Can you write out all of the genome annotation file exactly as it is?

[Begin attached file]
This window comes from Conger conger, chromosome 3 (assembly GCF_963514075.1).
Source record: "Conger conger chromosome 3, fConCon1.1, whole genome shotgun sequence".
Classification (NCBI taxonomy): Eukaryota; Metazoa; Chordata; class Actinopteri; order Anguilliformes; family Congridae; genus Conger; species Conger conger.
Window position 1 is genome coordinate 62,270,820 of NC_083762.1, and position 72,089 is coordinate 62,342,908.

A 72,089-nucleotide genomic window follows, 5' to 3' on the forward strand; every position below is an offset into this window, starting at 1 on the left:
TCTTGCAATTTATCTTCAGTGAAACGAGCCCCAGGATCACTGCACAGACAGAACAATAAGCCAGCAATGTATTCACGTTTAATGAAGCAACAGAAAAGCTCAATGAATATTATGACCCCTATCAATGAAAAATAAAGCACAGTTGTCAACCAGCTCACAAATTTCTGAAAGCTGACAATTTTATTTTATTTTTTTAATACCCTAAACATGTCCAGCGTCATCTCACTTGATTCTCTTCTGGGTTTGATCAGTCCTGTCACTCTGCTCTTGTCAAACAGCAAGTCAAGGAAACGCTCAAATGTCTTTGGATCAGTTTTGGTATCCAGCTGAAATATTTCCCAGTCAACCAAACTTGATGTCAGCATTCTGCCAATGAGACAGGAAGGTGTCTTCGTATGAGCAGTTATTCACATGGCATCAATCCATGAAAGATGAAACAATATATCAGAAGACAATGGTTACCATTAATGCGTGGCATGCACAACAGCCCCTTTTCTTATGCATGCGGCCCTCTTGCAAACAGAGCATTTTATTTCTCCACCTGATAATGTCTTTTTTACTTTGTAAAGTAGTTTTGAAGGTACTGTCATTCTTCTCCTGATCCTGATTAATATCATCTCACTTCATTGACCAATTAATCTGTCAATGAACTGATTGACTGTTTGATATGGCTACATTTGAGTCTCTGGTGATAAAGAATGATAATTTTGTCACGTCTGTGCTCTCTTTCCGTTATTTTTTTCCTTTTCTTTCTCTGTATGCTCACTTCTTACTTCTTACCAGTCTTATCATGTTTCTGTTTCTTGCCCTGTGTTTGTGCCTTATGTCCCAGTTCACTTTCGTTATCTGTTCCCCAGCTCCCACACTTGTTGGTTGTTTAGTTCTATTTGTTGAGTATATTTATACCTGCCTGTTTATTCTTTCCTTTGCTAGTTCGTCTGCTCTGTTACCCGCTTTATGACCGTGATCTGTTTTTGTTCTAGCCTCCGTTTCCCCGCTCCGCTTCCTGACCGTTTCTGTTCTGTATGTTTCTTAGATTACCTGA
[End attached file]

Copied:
This window comes from Conger conger, chromosome 3 (assembly GCF_963514075.1).
Source record: "Conger conger chromosome 3, fConCon1.1, whole genome shotgun sequence".
Classification (NCBI taxonomy): Eukaryota; Metazoa; Chordata; class Actinopteri; order Anguilliformes; family Congridae; genus Conger; species Conger conger.
Window position 1 is genome coordinate 62,270,820 of NC_083762.1, and position 72,089 is coordinate 62,342,908.

A 72,089-nucleotide genomic window follows, 5' to 3' on the forward strand; every position below is an offset into this window, starting at 1 on the left:
TCTTGCAATTTATCTTCAGTGAAACGAGCCCCAGGATCACTGCACAGACAGAACAATAAGCCAGCAATGTATTCACGTTTAATGAAGCAACAGAAAAGCTCAATGAATATTATGACCCCTATCAATGAAAAATAAAGCACAGTTGTCAACCAGCTCACAAATTTCTGAAAGCTGACAATTTTATTTTATTTTTTTAATACCCTAAACATGTCCAGCGTCATCTCACTTGATTCTCTTCTGGGTTTGATCAGTCCTGTCACTCTGCTCTTGTCAAACAGCAAGTCAAGGAAACGCTCAAATGTCTTTGGATCAGTTTTGGTATCCAGCTGAAATATTTCCCAGTCAACCAAACTTGATGTCAGCATTCTGCCAATGAGACAGGAAGGTGTCTTCGTATGAGCAGTTATTCACATGGCATCAATCCATGAAAGATGAAACAATATATCAGAAGACAATGGTTACCATTAATGCGTGGCATGCACAACAGCCCCTTTTCTTATGCATGCGGCCCTCTTGCAAACAGAGCATTTTATTTCTCCACCTGATAATGTCTTTTTTACTTTGTAAAGTAGTTTTGAAGGTACTGTCATTCTTCTCCTGATCCTGATTAATATCATCTCACTTCATTGACCAATTAATCTGTCAATGAACTGATTGACTGTTTGATATGGCTACATTTGAGTCTCTGGTGATAAAGAATGATAATTTTGTCACGTCTGTGCTCTCTTTCCGTTATTTTTTTCCTTTTCTTTCTCTGTATGCTCACTTCTTACTTCTTACCAGTCTTATCATGTTTCTGTTTCTTGCCCTGTGTTTGTGCCTTATGTCCCAGTTCACTTTCGTTATCTGTTCCCCAGCTCCCACACTTGTTGGTTGTTTAGTTCTATTTGTTGAGTATATTTATACCTGCCTGTTTATTCTTTCCTTTGCTAGTTCGTCTGCTCTGTTACCCGCTTTATGACCGTGATCTGTTTTTGTTCTAGCCTCCGTTTCCCCGCTCCGCTTCCTGACCGTTTCTGTTCTGTATGTTTCTTAGATTACCTGA